Greenpeace calls on France to scrap Clemenceau

Published: Tue 13 Dec 2005 09:39 AM
Greenpeace calls on France not to scrap deadly Clemenceau in India
Toulon, France. 12 December 2005 – Four Greenpeace climbers today successfully climbed to top of the loading crane at the Port of Toulon, where the Clemenceau, a French Navy air carrier is berthed and preparing to depart to India where it will be finally dismantled. Three other activists are currently on the mast of the ship and have unfurled banners that say: “Asbestos carrier, Stay out of India!” An eighth activist circled the ship on a motorised paraglider flying a banner that read in French: Asbestos carrier: not here, not anywhere. Three other activists on an inflatable were stopped by local authorities.
The Clemenceau may be one of the largest ships to be sent for scrap but every year a vast decrepit armada bearing a dangerous cargo of toxic substances including asbestos, PCBs (polychlorinated biphenyls) and heavy metals, ends up in Asian ship breaking yards (Bangladesh, India, China and Pakistan) where they are cut up in the crudest of fashions taking a huge toll on human health and the local environment.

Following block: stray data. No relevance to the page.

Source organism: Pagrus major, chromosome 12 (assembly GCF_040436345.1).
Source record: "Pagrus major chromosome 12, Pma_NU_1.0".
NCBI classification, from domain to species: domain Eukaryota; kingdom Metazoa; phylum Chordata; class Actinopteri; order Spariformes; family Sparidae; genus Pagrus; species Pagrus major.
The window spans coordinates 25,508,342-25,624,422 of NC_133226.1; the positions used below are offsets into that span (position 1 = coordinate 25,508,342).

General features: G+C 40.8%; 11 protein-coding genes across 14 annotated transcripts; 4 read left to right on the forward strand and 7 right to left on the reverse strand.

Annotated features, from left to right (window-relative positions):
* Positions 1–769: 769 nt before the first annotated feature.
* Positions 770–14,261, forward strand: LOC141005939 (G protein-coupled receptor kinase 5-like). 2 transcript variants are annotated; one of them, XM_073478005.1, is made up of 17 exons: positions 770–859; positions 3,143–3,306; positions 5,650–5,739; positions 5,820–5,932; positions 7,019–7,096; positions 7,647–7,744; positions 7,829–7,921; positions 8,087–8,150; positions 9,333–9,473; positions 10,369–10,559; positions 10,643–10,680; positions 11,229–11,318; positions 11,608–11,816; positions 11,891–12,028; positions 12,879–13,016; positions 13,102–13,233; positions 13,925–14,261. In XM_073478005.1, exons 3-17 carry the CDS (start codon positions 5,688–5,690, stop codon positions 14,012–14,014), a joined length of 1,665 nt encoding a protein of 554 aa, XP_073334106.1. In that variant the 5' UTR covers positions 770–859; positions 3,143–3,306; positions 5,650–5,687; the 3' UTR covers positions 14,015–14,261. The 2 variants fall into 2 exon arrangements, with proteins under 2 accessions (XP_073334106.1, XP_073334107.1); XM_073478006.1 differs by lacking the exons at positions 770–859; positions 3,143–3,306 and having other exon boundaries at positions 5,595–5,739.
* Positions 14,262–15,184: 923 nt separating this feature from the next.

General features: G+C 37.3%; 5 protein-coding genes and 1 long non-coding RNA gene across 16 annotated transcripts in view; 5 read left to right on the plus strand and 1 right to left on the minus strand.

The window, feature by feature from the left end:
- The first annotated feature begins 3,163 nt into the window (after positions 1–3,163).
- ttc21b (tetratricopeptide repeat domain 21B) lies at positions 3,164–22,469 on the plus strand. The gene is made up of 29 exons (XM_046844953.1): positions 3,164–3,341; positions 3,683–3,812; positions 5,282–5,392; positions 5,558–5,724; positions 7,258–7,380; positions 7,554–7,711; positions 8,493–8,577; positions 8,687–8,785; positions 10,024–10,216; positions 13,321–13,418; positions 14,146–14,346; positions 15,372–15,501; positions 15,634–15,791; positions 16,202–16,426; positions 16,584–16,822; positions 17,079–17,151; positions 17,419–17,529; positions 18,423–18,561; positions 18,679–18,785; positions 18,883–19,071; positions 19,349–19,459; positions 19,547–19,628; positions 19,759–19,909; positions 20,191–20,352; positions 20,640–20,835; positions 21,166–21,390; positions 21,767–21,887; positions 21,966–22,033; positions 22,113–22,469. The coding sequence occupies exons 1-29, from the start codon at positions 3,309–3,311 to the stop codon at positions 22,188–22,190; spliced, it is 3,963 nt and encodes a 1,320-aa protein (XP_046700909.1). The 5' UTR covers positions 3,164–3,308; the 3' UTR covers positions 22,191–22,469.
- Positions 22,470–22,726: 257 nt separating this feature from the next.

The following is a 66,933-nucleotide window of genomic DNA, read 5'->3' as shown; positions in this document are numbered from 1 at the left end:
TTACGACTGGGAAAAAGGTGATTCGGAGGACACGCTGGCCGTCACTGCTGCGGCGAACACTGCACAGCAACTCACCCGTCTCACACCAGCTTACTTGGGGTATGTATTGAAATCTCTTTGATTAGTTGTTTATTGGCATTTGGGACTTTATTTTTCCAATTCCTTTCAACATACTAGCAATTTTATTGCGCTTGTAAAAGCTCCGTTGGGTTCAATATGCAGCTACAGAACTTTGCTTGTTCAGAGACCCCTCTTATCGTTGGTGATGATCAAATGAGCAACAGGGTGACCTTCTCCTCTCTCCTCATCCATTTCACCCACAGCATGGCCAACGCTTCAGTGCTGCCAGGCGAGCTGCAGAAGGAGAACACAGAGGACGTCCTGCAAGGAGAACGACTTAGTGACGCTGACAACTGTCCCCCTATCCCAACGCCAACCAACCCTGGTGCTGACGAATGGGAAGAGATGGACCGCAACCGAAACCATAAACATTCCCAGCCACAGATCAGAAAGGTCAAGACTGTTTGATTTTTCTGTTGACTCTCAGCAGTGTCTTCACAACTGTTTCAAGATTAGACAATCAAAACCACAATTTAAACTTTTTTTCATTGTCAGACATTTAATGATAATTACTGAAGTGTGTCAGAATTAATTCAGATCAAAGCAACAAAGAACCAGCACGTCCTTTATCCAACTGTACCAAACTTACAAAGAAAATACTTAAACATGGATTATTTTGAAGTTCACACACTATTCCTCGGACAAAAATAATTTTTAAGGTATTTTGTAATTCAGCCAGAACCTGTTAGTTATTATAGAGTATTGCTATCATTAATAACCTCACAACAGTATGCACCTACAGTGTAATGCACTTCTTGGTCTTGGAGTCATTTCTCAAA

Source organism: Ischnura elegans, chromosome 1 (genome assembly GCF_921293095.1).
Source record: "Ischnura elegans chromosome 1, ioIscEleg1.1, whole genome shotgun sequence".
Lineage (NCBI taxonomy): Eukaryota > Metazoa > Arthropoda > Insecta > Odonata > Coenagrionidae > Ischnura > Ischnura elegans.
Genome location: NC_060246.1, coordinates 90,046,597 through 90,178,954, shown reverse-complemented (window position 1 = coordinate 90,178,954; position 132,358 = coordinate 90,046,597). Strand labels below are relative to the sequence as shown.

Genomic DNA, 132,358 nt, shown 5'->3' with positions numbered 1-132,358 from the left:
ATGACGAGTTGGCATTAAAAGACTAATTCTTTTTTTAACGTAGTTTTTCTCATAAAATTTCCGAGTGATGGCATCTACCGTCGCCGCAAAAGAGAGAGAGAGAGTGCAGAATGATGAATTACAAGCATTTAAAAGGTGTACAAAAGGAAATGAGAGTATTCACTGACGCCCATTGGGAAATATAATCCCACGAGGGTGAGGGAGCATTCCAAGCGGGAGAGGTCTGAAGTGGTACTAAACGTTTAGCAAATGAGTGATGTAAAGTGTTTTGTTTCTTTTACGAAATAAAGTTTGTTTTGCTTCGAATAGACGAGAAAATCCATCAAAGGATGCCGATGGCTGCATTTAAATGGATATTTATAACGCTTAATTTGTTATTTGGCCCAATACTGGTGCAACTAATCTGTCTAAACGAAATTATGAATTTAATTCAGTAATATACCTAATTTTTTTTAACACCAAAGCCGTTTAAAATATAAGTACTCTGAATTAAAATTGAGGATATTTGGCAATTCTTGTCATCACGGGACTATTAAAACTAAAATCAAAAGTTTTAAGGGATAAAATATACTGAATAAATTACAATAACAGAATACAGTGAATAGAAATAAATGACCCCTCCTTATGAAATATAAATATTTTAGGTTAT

“The sorry story of the Clemenceau is the story of ship breaking in general, a tragic case of pass the toxic parcel,” said Pascal Husting, Executive director of Greenpeace France. “After years of attempts to find a cheap way of dumping the Clemenceau and its load of at least 130 tonnes of deadly asbestos and other toxics, once again the French Government tries to send it for breaking in the unregulated yards of India. This is an unacceptable practice of waste dumping. ”(1)
End of life ships should be treated like any other toxic material under the internationally recognised Basel Convention which bans the dumping of such waste by OECD countries in non-OECD countries. However, the shipping industry and the International Maritime Organisation (IMO), fearing that ships would become subject to a strict environmental justice regime, claim that the Basel Convention has no competence over ships for scrap.
“Dumping this asbestos carrier on India or any other Asian ship breaking yard not equipped to deal with toxic ships is an unofficial declaration of war against the environment and against unprotected, vulnerable and poor workers. This ship has been rejected for export to Greece and Turkey before. Surely, it should also stay out of India. ,” said Ramapati Kumar of Greenpeace India.
Today, at the Palais de Nations in Geneva, representatives of three United Nations bodies, IMO, the Basel Convention and the International Labour Organisations (ILO), will begin a three-day meeting to discuss ways to bring the ship breaking industry under control. The IMO has resisted any attempt to loosen its grip on all ship related regulation and bring the shipping industry under the control of the Basel Convention. Earlier this month the IMO announced plans to develop a new treaty for ship scrapping. However, it will not come into effect for at least another five years and is likely to place the burden of responsibility for hazardous waste on poor workers at the breaking yards in Asia and not on the ship owners. (2)